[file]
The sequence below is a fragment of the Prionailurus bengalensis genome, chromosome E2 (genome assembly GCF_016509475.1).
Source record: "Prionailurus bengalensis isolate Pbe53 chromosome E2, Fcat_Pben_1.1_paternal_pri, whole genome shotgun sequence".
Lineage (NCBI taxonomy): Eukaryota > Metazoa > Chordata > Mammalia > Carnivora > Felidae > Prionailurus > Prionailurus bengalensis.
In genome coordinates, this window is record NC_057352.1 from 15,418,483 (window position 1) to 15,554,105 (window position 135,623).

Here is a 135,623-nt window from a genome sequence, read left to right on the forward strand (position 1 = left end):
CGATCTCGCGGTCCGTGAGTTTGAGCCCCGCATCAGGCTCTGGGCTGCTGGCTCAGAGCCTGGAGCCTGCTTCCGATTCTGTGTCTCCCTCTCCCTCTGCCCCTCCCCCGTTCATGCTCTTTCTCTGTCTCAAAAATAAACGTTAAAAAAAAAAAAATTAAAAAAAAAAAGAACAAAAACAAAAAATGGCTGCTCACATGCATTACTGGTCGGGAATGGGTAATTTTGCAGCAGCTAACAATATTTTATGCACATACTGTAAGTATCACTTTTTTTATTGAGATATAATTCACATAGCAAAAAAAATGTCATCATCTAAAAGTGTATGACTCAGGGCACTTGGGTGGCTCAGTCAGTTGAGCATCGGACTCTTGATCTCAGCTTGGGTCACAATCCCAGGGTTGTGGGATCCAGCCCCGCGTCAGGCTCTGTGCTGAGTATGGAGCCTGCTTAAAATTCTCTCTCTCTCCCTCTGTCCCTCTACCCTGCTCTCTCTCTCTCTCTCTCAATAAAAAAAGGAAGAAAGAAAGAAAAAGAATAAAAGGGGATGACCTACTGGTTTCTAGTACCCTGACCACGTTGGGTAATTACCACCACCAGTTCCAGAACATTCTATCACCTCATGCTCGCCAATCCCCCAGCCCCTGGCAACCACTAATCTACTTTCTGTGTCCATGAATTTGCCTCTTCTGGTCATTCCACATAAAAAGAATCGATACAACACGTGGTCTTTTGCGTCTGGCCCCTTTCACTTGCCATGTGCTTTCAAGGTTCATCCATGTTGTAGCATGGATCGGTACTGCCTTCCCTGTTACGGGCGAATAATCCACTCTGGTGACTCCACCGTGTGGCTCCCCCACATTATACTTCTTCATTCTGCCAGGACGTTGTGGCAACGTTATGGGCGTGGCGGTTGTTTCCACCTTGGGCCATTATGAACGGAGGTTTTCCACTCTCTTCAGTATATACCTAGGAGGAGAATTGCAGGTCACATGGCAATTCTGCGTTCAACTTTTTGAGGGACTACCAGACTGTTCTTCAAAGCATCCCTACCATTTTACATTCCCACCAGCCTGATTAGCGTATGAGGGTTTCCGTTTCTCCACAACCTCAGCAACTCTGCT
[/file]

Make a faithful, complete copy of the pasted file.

The sequence below is a fragment of the Prionailurus bengalensis genome, chromosome E2 (genome assembly GCF_016509475.1).
Source record: "Prionailurus bengalensis isolate Pbe53 chromosome E2, Fcat_Pben_1.1_paternal_pri, whole genome shotgun sequence".
Lineage (NCBI taxonomy): Eukaryota > Metazoa > Chordata > Mammalia > Carnivora > Felidae > Prionailurus > Prionailurus bengalensis.
In genome coordinates, this window is record NC_057352.1 from 15,418,483 (window position 1) to 15,554,105 (window position 135,623).

Here is a 135,623-nt window from a genome sequence, read left to right on the forward strand (position 1 = left end):
CGATCTCGCGGTCCGTGAGTTTGAGCCCCGCATCAGGCTCTGGGCTGCTGGCTCAGAGCCTGGAGCCTGCTTCCGATTCTGTGTCTCCCTCTCCCTCTGCCCCTCCCCCGTTCATGCTCTTTCTCTGTCTCAAAAATAAACGTTAAAAAAAAAAAAATTAAAAAAAAAAAGAACAAAAACAAAAAATGGCTGCTCACATGCATTACTGGTCGGGAATGGGTAATTTTGCAGCAGCTAACAATATTTTATGCACATACTGTAAGTATCACTTTTTTTATTGAGATATAATTCACATAGCAAAAAAAATGTCATCATCTAAAAGTGTATGACTCAGGGCACTTGGGTGGCTCAGTCAGTTGAGCATCGGACTCTTGATCTCAGCTTGGGTCACAATCCCAGGGTTGTGGGATCCAGCCCCGCGTCAGGCTCTGTGCTGAGTATGGAGCCTGCTTAAAATTCTCTCTCTCTCCCTCTGTCCCTCTACCCTGCTCTCTCTCTCTCTCTCTCAATAAAAAAAGGAAGAAAGAAAGAAAAAGAATAAAAGGGGATGACCTACTGGTTTCTAGTACCCTGACCACGTTGGGTAATTACCACCACCAGTTCCAGAACATTCTATCACCTCATGCTCGCCAATCCCCCAGCCCCTGGCAACCACTAATCTACTTTCTGTGTCCATGAATTTGCCTCTTCTGGTCATTCCACATAAAAAGAATCGATACAACACGTGGTCTTTTGCGTCTGGCCCCTTTCACTTGCCATGTGCTTTCAAGGTTCATCCATGTTGTAGCATGGATCGGTACTGCCTTCCCTGTTACGGGCGAATAATCCACTCTGGTGACTCCACCGTGTGGCTCCCCCACATTATACTTCTTCATTCTGCCAGGACGTTGTGGCAACGTTATGGGCGTGGCGGTTGTTTCCACCTTGGGCCATTATGAACGGAGGTTTTCCACTCTCTTCAGTATATACCTAGGAGGAGAATTGCAGGTCACATGGCAATTCTGCGTTCAACTTTTTGAGGGACTACCAGACTGTTCTTCAAAGCATCCCTACCATTTTACATTCCCACCAGCCTGATTAGCGTATGAGGGTTTCCGTTTCTCCACAACCTCAGCAACTCTGCT